Another Scandal Festers at the Civilian Office of Police Accountability

December 15, 2020

COPA has a big problem on its hands.

It has been a difficult year for the Civilian Office of Police Accountability (COPA), the agency which is responsible for oversight of the Chicago Police Department (CPD). In the last few months alone, the office has faced the wrath of the Office of the Inspector General (OIG) for a series of missteps and unwise decisions. In a blistering OIG report issued in September, COPA had its wrist slapped for failing to fully investigate cases of alleged misconduct against police and for not fully complying with the city’s Video Release Policy, which calls for COPA to release video and audio files related to police use-of-force incidents within sixty days of the incident.

Though COPA is supposed to be under the prying eyes of the notoriously daft Inspector General Joe Ferguson, the agency is once again pegged to embarrassing news. On December 8, a COPA employee was arrested by officers serving with the CPD’s fugitive apprehension section. Though the employee’s name was not released, the COPA staffer is alleged to have participated in the rioting and looting which overwhelmed the Magnificent Mile on August 10. The accused, who is believed to be a paralegal with COPA, was later released without charge. Responding to the latest disgrace, COPA issued a programmatic statement declaring the agency was examining an “internal personnel matter.” COPA’s statement pointedly reminded readers of its “high accountability standards” and “strict code of conduct” for employees.

While attempting to contain the pandemonium downtown, which occurred after a justified police shooting on the South Side on August 9, thirteen Chicago Police officers were injured.

Whether this arrest has a criminal conduct dimension remains to be seen, but one thing is undeniable: The arrest of a COPA employee is scandalous.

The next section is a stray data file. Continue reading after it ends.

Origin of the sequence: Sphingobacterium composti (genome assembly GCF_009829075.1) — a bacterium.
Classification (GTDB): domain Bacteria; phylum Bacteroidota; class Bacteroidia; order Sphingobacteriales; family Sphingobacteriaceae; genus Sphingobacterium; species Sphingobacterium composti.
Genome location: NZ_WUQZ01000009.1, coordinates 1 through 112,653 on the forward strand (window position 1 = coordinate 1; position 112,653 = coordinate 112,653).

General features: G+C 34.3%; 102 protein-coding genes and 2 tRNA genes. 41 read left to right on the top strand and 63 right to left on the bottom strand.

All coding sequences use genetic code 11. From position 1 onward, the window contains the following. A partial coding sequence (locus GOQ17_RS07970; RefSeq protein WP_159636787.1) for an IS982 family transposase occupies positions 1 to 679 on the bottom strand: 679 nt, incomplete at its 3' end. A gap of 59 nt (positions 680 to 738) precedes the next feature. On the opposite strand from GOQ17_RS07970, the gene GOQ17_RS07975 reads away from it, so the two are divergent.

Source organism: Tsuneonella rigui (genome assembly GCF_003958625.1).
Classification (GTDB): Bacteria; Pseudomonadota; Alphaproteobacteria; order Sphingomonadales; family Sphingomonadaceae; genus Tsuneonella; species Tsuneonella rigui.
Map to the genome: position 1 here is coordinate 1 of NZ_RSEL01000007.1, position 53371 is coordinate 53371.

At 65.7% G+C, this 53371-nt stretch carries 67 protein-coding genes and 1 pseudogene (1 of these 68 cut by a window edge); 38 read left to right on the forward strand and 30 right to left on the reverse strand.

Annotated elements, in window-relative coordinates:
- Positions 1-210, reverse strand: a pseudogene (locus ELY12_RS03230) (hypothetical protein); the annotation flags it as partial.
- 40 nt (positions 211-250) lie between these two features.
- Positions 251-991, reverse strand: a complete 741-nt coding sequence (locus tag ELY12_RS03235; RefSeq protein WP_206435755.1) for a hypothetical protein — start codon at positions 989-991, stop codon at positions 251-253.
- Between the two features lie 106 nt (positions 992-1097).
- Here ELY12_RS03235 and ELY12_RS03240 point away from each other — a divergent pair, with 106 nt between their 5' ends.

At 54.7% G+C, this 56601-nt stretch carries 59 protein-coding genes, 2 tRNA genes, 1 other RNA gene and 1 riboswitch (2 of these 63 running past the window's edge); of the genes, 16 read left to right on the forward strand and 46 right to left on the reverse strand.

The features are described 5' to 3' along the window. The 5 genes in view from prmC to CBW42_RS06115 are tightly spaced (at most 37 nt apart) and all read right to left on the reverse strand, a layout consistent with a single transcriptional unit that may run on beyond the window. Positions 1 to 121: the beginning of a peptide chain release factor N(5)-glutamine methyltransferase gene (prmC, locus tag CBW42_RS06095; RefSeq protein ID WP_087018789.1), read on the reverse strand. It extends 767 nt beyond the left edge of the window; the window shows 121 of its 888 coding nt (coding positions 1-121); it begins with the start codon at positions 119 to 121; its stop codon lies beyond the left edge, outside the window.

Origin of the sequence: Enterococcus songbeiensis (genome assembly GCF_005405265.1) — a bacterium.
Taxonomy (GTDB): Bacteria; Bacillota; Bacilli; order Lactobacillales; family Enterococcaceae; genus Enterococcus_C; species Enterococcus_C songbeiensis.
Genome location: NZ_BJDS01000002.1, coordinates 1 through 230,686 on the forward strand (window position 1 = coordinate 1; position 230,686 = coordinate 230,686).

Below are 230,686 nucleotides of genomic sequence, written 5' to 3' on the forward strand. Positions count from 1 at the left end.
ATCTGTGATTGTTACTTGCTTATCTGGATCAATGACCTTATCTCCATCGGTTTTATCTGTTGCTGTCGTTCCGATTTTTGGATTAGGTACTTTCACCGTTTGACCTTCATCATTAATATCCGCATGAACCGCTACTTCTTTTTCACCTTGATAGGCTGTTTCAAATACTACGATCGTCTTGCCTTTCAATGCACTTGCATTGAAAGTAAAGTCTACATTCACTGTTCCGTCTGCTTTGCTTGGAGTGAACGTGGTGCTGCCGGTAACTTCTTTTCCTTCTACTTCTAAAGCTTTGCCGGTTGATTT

The arrest of a city employee for entanglement in looting would be disgraceful under normal conditions, but this is COPA being addressed. An agency with a long history of discrediting itself, if we cast our minds back to COPA’s earlier incarnation, the Independent Police Review Authority (IPRA), one will learn both police watchdogs have historical reputations marred with scandal. Created in 2007 as an independent department of government, IPRA existed for a relatively short time before it became embroiled in controversy. Following former Police Commander Glenn Evans facing twelve charges stemming from a 2013 pursuit and arrest of an armed suspect in Chicago’s Park Manor neighborhood, questions arose about IPRA’s probity. Though Evans was later acquitted of aggravated battery and official misconduct in a bench trial, IPRA faced the unsavory accusation that two investigators had divulged privileged information related to Evans’ case to WBEZ’s Chip Mitchell. Among the information alleged to be released was a confidential DNA report on which Mitchell reported. Several years later, in 2020, it was revealed an IPRA investigator improperly disclosed sensitive information on a 2016 police shooting to the offender’s family and sought to profit through a referral fee for brokering an introduction between the offender’s family and an attorney.

By 2016, crushing public criticism of IPRA intensified and the troubled agency underwent a cosmetic tweak. Resurrected as COPA, the newly nipped and tucked investigative body absorbed most of IPRA’s personnel and the infamy continued to roll forward.

In one of the more notable cases which revealed COPA’s scummy maneuverings, the agency failed to hand over all relevant material related to its investigation of former officer Robert Rialmo. A tragic story, Rialmo was sadly compelled to use lethal force against Quintonio LeGrier, a college dropout who swung a baseball bat at Rialmo as he and his partner, Anthony LaPalermo, responded to a domestic disturbance call at the LeGrier home in 2015. Though COPA determined Rialmo’s action was unjustified and recommended his dismissal from the department in December 2017, the oversight authority was exposed to have concealed the opinion of an outside expert paid by a Virginia law firm retained by COPA to review Rialmo’s use of force. According to a 2018 Freedom of Information Act (FOIA) request, COPA had withheld the judgment of Boston Police Lieutenant Robert Harrington. Harrington drew the conclusion Rialmo’s actions were justified. Though caught in a colossal deceit, COPA remained studiously and consistently silent after Harrington’s role in the Rialmo probe was laid bare — silence is a damning argument to contest.